for r in range(len(query)-1):
    subquery = query[r+1:]
    if subquery in leafs:
        # Search is unnecessary


In the previous section we were working under the same recursive tree method for generating queries that we discovered at the beginning. However, because the program exhaustively searches each branch before moving forward, it's guaranteed that in our previous example 'bcde', 'cde', 'de' and 'e' will not be in the leaf set as they come after 'abcde' in our generation scheme.

The solution is to increment the depth of all trees at the same time, that is, only check direct descendants of a query on every iteration. That's kinda tough to put into words, so here's an example.

students = set()
leafs = set()
queries = string.lowercase
while queries:
    non_leaf_descendants = []
    for query in queries:
        for letter in string.lowercase:
            result, new_students = search(query + letter)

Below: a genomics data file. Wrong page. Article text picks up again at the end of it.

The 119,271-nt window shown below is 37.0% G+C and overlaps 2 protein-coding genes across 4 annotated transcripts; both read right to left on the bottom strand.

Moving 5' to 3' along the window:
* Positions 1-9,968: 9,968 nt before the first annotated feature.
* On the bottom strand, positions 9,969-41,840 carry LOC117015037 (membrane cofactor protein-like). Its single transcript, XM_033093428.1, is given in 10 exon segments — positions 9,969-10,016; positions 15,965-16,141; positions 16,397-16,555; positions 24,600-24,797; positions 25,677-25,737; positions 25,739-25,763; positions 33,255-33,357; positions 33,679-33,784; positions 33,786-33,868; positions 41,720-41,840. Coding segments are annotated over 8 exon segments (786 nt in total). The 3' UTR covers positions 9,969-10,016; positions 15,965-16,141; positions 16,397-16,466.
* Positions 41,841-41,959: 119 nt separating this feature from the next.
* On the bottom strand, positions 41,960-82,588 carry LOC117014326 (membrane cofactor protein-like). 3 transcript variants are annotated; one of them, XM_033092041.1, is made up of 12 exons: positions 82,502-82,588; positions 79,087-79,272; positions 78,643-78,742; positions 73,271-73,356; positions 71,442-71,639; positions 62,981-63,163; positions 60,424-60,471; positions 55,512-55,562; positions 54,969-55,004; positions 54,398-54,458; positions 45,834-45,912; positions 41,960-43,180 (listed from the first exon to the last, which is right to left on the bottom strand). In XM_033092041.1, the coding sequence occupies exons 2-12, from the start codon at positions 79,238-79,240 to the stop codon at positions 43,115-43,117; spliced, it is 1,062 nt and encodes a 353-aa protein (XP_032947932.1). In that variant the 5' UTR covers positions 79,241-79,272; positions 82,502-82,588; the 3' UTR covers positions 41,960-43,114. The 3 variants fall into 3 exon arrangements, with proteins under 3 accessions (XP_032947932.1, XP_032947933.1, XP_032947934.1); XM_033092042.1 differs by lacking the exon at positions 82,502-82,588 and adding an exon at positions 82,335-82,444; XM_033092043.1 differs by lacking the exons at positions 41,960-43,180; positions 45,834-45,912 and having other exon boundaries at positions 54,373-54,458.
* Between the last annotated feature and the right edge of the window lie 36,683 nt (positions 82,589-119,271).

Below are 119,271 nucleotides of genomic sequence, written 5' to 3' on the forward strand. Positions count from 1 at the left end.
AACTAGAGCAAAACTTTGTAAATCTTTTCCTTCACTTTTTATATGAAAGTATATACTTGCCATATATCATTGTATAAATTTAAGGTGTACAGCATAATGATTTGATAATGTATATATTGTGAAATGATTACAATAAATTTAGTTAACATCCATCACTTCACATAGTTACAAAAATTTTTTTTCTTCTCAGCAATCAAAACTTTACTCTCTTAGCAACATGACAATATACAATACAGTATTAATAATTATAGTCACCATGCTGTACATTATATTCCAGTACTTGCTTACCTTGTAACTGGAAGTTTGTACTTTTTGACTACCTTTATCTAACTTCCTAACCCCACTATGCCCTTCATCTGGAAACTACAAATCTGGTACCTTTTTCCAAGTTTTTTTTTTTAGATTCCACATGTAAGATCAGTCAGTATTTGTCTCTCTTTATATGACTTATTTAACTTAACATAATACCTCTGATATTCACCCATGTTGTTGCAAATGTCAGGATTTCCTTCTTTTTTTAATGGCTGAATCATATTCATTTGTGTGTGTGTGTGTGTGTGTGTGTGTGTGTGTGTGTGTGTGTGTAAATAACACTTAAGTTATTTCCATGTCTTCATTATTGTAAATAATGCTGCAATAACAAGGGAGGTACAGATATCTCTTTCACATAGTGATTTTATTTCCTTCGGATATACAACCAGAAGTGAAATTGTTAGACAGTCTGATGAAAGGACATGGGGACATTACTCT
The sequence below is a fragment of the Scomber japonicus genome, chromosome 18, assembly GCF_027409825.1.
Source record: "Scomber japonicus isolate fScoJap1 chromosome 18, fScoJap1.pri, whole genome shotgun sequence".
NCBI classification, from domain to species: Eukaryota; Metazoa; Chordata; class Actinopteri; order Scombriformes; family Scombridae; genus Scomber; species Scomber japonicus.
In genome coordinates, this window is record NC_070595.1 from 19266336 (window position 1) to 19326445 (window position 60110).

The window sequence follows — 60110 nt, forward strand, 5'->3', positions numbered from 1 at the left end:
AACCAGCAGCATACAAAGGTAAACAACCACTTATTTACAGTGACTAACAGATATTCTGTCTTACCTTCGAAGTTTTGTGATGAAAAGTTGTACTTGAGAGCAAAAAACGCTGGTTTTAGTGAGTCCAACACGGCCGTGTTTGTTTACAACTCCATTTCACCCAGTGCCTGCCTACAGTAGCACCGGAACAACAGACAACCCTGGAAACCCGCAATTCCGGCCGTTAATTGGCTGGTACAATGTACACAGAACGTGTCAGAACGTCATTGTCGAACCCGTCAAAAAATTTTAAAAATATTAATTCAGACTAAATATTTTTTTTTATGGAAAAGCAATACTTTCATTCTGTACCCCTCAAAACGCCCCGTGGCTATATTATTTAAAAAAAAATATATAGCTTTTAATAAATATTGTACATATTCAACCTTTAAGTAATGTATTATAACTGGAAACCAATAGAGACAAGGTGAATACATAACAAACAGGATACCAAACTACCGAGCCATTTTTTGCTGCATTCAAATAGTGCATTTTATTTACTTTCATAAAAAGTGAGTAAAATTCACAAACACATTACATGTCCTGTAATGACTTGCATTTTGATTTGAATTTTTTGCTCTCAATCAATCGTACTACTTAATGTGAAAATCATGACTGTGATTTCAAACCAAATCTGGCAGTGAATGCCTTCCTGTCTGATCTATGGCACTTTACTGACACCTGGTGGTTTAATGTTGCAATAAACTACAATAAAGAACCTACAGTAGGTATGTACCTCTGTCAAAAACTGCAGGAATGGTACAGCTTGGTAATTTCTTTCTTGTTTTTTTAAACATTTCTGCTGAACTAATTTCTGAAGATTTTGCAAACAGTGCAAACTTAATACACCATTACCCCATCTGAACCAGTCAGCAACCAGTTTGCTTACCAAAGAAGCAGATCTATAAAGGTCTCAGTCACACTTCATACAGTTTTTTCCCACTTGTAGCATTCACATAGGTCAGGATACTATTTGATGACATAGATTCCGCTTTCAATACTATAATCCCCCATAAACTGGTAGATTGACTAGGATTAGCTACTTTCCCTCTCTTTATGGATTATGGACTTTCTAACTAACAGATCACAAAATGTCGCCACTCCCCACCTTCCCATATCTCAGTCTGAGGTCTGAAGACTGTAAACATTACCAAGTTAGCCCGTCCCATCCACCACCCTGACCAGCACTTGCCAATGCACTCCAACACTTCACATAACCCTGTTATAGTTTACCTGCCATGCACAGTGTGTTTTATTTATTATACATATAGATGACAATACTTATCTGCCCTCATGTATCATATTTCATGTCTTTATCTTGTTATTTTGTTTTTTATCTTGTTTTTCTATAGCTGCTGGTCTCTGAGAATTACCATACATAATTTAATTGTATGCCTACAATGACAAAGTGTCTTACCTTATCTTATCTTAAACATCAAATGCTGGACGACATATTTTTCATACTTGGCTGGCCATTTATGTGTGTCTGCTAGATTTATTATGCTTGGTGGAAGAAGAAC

if result == TOO_BROAD:
                non_leaf_descendants.append(query + letter)
                students |= new_students
    queries = non_leaf_descendants


And that's where this ends. I'm sure there are more efficient options out there if you're willing to utilize outside information (name dictionaries so that you're not beginning on queries that obviously will return TOO_BROAD, frequencies of different letter combinations, etc), but I'm hoping I've hit upon a pretty decent language-naive algorithm, and it was good enough for me.

The actual implementation that I wrote had to consider a few more things, most notably spaces (people with extremely common first and last names only show up in combination) and there's still technically an edge case where if 50 people have the exact same name none of them will be added, but I'm thinking that's an outlier :) Hope you enjoyed reading.